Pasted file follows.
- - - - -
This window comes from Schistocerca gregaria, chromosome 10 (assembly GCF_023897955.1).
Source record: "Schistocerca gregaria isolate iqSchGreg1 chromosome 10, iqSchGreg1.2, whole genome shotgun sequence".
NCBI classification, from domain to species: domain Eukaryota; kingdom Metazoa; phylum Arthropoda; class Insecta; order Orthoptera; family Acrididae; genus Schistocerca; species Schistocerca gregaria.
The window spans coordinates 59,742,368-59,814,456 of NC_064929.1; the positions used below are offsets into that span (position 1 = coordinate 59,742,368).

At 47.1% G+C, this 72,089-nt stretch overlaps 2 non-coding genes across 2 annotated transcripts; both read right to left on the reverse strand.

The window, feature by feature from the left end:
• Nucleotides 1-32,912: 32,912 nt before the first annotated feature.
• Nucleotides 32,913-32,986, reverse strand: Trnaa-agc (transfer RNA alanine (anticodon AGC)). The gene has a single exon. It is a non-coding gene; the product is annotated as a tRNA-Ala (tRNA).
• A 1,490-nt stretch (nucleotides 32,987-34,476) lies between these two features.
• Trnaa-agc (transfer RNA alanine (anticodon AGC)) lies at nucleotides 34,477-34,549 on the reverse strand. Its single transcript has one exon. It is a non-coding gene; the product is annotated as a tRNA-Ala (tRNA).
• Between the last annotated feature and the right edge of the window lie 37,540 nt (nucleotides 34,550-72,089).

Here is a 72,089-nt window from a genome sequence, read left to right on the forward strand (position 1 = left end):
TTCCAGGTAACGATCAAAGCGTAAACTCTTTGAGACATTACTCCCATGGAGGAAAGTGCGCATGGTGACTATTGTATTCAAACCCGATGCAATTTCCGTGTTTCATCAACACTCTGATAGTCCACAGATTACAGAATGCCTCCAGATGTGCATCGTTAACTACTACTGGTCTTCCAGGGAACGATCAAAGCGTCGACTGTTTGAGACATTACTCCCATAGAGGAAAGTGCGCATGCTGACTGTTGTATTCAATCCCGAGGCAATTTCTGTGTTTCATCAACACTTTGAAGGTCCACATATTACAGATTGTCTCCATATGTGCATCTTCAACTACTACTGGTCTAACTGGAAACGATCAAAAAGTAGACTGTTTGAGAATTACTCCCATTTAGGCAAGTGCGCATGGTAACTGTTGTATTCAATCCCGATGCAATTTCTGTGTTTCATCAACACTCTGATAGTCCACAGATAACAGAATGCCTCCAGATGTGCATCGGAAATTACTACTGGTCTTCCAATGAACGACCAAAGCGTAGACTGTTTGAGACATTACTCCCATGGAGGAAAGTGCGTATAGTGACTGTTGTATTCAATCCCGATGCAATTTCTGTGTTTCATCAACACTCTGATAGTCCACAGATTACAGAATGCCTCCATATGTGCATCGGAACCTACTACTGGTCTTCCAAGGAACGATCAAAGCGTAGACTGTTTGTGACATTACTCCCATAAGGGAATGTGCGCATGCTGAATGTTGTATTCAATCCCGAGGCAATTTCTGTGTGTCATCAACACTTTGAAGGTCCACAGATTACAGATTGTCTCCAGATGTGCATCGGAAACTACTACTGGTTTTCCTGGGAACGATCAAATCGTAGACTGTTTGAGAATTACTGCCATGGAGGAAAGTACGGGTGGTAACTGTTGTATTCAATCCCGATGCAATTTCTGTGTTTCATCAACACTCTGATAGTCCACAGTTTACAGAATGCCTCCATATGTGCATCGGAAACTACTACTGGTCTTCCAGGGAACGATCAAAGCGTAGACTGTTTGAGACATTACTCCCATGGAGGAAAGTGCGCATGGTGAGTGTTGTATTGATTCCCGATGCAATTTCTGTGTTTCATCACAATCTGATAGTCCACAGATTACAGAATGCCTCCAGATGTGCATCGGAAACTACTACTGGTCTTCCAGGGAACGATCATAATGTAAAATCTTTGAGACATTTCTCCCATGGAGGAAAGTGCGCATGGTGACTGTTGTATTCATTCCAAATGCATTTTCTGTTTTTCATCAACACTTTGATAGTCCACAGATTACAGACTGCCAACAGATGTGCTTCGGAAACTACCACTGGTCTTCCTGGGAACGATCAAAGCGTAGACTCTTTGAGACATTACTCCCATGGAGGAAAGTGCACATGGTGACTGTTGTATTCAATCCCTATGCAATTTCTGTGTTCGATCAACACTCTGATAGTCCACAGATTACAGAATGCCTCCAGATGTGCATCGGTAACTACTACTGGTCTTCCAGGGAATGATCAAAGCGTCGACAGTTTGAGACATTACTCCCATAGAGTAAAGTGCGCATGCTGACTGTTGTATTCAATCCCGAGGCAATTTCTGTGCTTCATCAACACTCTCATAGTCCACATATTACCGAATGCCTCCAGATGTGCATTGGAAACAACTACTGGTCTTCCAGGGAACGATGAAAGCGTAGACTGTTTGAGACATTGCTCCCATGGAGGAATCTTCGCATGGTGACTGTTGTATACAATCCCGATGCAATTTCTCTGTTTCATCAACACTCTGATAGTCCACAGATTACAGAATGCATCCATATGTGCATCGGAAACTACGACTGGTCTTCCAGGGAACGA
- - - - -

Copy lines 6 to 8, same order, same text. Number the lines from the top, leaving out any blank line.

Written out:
The window, feature by feature from the left end:
• Nucleotides 1-32,912: 32,912 nt before the first annotated feature.
• Nucleotides 32,913-32,986, reverse strand: Trnaa-agc (transfer RNA alanine (anticodon AGC)). The gene has a single exon. It is a non-coding gene; the product is annotated as a tRNA-Ala (tRNA).